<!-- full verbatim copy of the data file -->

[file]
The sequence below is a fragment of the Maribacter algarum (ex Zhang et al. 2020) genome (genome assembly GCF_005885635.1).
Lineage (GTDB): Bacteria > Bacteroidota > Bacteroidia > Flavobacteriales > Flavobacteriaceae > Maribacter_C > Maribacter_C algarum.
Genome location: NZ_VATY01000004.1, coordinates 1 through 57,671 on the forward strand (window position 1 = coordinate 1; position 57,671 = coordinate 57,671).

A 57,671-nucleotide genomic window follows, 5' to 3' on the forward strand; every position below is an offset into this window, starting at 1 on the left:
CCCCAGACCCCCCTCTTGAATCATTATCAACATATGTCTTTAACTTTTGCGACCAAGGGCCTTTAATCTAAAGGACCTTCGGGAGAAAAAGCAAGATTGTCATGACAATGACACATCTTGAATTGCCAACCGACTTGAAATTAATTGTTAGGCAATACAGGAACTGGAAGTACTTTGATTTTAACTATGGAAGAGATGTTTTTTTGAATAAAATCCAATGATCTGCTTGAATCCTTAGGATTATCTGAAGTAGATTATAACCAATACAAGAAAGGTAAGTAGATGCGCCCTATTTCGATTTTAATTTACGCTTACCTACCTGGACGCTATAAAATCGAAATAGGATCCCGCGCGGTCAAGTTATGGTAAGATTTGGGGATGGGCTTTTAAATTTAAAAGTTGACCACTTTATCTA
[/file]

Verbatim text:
The sequence below is a fragment of the Maribacter algarum (ex Zhang et al. 2020) genome (genome assembly GCF_005885635.1).
Lineage (GTDB): Bacteria > Bacteroidota > Bacteroidia > Flavobacteriales > Flavobacteriaceae > Maribacter_C > Maribacter_C algarum.
Genome location: NZ_VATY01000004.1, coordinates 1 through 57,671 on the forward strand (window position 1 = coordinate 1; position 57,671 = coordinate 57,671).

A 57,671-nucleotide genomic window follows, 5' to 3' on the forward strand; every position below is an offset into this window, starting at 1 on the left:
CCCCAGACCCCCCTCTTGAATCATTATCAACATATGTCTTTAACTTTTGCGACCAAGGGCCTTTAATCTAAAGGACCTTCGGGAGAAAAAGCAAGATTGTCATGACAATGACACATCTTGAATTGCCAACCGACTTGAAATTAATTGTTAGGCAATACAGGAACTGGAAGTACTTTGATTTTAACTATGGAAGAGATGTTTTTTTGAATAAAATCCAATGATCTGCTTGAATCCTTAGGATTATCTGAAGTAGATTATAACCAATACAAGAAAGGTAAGTAGATGCGCCCTATTTCGATTTTAATTTACGCTTACCTACCTGGACGCTATAAAATCGAAATAGGATCCCGCGCGGTCAAGTTATGGTAAGATTTGGGGATGGGCTTTTAAATTTAAAAGTTGACCACTTTATCTA